January 13, 2014

How a Counterintuitive Social Security Strategy Can Fund an Early Retirement

Astute financial producers recognize that some of the most successful planning strategies are those customized to meet the individual client’s needs, and, in some cases, this means defying conventional wisdom and focusing on the numbers at hand.

Effective Social Security planning is no different. While it may seem obvious to some advisors that clients should be counseled to delay collecting Social Security in order to maximize benefit levels, in reality this may not be the most effective strategy for many clients. By going against the grain and claiming benefits early, this counterintuitive Social Security strategy can actually help clients make the most of their traditional retirement savings accounts.

Conventional Wisdom

Most advisors are aware that a client’s Social Security benefit level will increase by about 8% for each year the client delays retirement beyond full retirement age and that claiming benefits early will actually lead to a reduction in benefits. Unfortunately, these statistics often lead advisors to provide the relatively standard guidance that, as long as the client is in good health, claiming Social Security benefits should be delayed for as long as possible.

By delaying benefits, the client will ensure the highest possible Social Security benefit for life, but for many clients, this may actually lead to an early depletion of traditional retirement savings accounts.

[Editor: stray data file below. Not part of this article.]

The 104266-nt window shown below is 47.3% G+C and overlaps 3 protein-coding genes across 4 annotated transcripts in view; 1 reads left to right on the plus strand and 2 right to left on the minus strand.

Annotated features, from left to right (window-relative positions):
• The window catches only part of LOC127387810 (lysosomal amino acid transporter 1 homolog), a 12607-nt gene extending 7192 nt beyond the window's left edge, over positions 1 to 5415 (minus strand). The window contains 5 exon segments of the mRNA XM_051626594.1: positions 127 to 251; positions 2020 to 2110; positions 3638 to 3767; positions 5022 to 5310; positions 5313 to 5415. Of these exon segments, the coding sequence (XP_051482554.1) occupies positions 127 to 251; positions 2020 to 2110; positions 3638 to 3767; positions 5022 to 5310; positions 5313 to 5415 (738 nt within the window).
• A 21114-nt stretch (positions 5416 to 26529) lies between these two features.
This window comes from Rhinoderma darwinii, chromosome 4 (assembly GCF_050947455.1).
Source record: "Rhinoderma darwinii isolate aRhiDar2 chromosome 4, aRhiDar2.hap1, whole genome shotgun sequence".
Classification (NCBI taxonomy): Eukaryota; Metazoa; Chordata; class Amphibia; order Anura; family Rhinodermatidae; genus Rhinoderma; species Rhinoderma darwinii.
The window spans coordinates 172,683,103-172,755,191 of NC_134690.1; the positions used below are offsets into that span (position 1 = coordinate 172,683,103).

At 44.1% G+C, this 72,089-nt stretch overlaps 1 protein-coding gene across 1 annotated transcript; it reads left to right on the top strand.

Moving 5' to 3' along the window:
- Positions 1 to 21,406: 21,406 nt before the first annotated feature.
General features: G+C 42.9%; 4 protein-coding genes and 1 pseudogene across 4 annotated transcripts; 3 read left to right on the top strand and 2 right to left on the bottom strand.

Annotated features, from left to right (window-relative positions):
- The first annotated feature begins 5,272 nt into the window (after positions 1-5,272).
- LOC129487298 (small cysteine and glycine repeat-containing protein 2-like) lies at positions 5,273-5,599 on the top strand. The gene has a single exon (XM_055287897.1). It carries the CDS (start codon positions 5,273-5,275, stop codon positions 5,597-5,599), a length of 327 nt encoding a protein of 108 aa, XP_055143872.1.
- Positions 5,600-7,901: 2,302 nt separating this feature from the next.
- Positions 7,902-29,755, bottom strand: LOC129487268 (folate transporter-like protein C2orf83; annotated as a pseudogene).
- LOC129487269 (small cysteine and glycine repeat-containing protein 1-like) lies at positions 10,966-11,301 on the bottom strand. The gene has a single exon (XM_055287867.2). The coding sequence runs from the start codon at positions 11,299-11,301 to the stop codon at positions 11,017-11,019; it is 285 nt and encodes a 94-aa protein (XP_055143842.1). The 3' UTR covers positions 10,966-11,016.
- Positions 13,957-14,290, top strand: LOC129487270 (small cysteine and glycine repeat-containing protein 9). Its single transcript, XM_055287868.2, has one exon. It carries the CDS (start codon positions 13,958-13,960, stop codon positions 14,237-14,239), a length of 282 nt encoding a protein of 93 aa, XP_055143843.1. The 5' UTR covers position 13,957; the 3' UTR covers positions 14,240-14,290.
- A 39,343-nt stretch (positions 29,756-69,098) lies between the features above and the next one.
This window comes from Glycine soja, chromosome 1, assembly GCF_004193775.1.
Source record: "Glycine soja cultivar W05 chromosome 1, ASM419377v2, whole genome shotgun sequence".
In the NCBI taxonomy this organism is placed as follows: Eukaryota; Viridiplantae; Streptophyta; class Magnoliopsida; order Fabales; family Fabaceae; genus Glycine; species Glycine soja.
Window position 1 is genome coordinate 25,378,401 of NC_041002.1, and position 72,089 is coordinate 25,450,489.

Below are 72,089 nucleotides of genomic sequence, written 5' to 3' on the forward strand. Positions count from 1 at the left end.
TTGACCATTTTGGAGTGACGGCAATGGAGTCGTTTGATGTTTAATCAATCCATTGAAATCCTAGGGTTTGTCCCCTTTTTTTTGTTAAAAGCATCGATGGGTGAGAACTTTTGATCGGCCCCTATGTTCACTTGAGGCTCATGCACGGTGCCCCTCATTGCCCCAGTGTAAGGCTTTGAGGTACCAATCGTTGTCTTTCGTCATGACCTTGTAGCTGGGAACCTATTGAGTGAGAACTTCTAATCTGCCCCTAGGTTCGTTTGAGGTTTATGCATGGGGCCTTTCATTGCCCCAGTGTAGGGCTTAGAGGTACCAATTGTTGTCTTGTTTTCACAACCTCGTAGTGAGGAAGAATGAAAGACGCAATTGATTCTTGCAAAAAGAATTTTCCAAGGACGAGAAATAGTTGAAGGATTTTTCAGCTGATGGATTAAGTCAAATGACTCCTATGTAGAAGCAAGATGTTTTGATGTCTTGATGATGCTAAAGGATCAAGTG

An Integrated Approach

Clients who wish to delay retirement until age 70 may be best served by adhering to the traditional approach in delaying Social Security for as long as possible. For those clients who wish to retire early, however, claiming benefits early may actually enable them to make better use of their hard-earned retirement dollars by using Social Security to fund the bulk of their living expenses while retirement funds continue to grow on a tax-preferred basis.

The strategy is magnified for couples aiming to retire relatively early. Recent studies show that if the lower earning spouse claims benefits at the earliest possible age—currently sixty-two—the couple can save upwards of $400,000 in retirement account withdrawals (depending, of course, on their earnings records and ages). The lower earning spouse may be locked into the lowest Social Security benefit level, but the higher earning spouse can then file for spousal benefits at age sixty-six and wait to collect his or her own maximum benefit at age seventy.

While the lower earning spouse will not be able to claim his or her maximum benefit, by combining the low benefit available at age sixty-two with spousal benefits, the couple may be able to retire early—with minimal increases to withdrawals from a 401(k) or IRA that would otherwise be necessary to fund living expenses. Eventually, this strategy will increase the long-term value of the client’s tax-preferred retirement accounts because a larger amount will be left to grow within the account.

Individual taxpayers may similarly find the file and suspend strategy useful, as it can function as a sort of insurance policy. Claiming Social Security before age 70 and then suspending those benefits so that the maximum benefit level is obtainable allows your client to claim retroactive benefits from the original filing date, should circumstances change so that he requires additional income. If the client simply waited until reaching age 70 to file, only up to six months’ worth of retroactive benefits could be available.

Conclusion

Like any other planning strategy, each client’s individual circumstances will dictate how to make the most of Social Security entitlement. For many clients, however, claiming benefits at seventy may not be the most financially beneficial decision, especially if retiring early and deferring retirement account withdrawals are a priority.

For more on Social Security claiming strategies, please see:


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